To lay the ghost of such partisan political abuse, and to nurture and strengthen trust in electoral commissions, the democratic transitions of the 1990s stipulated new norms and rules for redesigning competitive party and electoral politics and systems. These norms included democratic political succession, entrenched provisions for the periodic conduct of credible elections, in the case of presidential systems, fixed presidential term limits, the promotion of diversity, civic participation, and engagement, especially through an increased role of civil society and marginalised groups and the establishment of independent EMBs.
Indicators of what credible EMBs and electoral integrity should look like were set out in African codes and standards such as the African Charter on Popular Participation in Development and Transformation (1990) and the African Charter of Democracy, Elections, and Governance (2007) to name just two. But has the objective of nurturing credible EMBs and electoral integrity been achieved?
EMBs in Africa are currently either a single, independent body; comprised of two or more bodies with shared responsibilities for election management; or a hybrid government-civil society EMB under an independent oversight supervisory body of experts, usually judges. Non-autonomous or fully government controlled EMBs inherited at independence, notably in francophone and lusophone countries, have been replaced with autonomous or semi-autonomous ones. But within these classificatory models, structures and composition vary significantly, dictated by each country’s constitutional and political history, and the interplay of contending sociocultural forces and prevailing circumstances.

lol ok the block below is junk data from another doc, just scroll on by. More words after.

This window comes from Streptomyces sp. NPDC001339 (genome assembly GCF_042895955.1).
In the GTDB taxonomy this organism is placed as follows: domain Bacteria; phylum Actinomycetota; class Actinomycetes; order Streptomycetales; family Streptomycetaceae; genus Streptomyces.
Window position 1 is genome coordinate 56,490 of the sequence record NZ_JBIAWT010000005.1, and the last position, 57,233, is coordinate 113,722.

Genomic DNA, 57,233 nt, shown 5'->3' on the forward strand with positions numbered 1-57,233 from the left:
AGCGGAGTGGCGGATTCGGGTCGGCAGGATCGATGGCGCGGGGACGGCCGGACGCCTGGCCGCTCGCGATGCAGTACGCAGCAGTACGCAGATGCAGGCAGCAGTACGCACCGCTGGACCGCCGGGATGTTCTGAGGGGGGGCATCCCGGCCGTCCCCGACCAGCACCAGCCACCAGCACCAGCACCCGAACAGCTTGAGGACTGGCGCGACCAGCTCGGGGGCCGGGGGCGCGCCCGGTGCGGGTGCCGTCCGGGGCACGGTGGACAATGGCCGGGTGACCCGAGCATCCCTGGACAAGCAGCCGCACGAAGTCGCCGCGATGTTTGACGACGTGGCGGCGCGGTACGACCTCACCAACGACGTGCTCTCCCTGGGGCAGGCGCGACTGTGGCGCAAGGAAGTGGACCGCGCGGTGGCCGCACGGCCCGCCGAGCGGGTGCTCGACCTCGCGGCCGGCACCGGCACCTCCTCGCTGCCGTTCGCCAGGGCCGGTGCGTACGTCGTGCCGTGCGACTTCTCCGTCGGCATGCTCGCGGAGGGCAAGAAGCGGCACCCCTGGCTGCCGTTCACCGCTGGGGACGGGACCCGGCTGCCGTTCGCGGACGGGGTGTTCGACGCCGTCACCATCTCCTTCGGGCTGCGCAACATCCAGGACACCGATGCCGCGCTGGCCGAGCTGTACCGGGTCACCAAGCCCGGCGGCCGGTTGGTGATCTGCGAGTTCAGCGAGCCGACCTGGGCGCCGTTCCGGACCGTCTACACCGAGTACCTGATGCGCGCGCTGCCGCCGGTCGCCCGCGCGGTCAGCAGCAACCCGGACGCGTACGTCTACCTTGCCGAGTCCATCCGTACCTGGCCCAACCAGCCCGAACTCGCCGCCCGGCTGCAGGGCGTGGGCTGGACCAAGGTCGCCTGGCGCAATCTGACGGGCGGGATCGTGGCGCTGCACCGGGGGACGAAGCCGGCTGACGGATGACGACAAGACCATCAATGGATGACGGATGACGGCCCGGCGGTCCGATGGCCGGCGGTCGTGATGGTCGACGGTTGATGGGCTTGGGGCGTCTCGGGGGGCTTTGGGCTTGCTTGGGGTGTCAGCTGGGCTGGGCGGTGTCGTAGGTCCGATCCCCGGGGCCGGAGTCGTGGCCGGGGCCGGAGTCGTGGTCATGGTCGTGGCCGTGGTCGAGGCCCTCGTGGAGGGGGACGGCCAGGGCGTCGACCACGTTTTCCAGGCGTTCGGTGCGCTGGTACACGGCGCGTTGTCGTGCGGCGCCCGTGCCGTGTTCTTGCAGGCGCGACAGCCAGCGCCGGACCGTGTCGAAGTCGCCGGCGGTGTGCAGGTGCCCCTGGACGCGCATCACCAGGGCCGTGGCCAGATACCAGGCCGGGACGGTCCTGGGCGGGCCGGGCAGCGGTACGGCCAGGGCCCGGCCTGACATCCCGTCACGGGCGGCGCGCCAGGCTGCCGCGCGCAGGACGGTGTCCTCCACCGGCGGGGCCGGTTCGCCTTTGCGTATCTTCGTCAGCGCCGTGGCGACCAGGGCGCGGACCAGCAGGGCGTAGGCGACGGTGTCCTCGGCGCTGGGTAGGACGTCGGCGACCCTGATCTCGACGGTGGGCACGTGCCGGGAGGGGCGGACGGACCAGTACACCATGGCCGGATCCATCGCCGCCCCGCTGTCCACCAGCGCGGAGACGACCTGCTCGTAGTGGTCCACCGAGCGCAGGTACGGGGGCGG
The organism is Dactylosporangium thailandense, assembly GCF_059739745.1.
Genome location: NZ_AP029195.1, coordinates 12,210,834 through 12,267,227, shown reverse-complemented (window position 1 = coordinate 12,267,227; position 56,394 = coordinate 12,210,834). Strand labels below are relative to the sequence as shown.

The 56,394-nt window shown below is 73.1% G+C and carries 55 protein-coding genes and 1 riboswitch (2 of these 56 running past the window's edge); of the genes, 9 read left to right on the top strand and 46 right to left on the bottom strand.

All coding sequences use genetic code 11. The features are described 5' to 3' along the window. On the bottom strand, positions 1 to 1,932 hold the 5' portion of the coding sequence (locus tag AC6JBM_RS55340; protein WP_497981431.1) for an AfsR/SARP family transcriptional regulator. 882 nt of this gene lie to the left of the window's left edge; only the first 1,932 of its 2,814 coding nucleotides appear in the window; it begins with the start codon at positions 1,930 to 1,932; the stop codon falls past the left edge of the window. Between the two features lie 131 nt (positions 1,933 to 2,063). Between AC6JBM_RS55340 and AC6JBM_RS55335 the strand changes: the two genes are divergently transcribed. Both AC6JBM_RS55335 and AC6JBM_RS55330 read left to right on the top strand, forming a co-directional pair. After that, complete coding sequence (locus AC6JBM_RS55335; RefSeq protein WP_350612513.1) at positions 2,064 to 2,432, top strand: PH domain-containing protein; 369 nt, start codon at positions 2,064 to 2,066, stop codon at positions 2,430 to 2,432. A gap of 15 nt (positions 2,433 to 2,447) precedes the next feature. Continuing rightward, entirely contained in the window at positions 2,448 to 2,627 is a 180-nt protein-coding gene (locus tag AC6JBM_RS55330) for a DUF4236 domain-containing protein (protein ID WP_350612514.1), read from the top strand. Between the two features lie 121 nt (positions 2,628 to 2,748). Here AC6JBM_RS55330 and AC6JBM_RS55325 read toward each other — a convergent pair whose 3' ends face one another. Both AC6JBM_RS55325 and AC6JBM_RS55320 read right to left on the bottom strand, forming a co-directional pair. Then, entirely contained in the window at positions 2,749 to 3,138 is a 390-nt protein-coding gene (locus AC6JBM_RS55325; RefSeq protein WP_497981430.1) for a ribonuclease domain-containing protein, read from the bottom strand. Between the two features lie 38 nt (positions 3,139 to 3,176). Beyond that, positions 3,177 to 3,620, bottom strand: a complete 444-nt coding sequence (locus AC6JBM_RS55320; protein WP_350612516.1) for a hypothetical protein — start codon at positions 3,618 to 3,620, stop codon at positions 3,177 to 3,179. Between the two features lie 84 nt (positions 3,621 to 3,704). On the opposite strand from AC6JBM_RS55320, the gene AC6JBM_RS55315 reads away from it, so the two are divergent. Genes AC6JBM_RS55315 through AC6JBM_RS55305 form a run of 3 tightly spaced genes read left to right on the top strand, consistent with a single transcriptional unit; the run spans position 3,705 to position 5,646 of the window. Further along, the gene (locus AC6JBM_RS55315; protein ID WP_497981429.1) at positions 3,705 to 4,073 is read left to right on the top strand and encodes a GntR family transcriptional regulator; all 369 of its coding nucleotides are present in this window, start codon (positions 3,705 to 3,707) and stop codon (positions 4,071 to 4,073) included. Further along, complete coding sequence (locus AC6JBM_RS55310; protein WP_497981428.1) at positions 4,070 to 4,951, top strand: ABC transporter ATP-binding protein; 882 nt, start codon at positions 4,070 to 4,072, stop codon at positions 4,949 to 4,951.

However, appointment processes and the tenure terms of the chair and members of election commissions are problematic areas across the continent. Concerns remain about the transparency of the nomination, appointment and removal process of EMB members according to a 2013 Economic Commission for Africa expert opinion survey. It found that “in only 10 of the 40 African countries surveyed did more than half the respondents consider the procedure to be mostly or always transparent and credible…[with] serious implications for the integrity of elections in Africa.”
Renewal under consecutive fixed tenure for members tends to enhance EMBs’ credibility, but remains problematic and is diminished by the power of appointment and renewal, which is also the power of removal. This power can be used to remove members perceived as resisting or not pliable to executive branch partisan influence, or who, by general perception, have not lived up to the integrity expectations of their office. In Nigeria and Sierra Leone, EMB members have been removed before their tenure expired. To pre-empt such a possibility, it has been suggested that the tenure of EMB members should be fixed, like judges, to their retirement age, except for cause, as is the case in Ghana.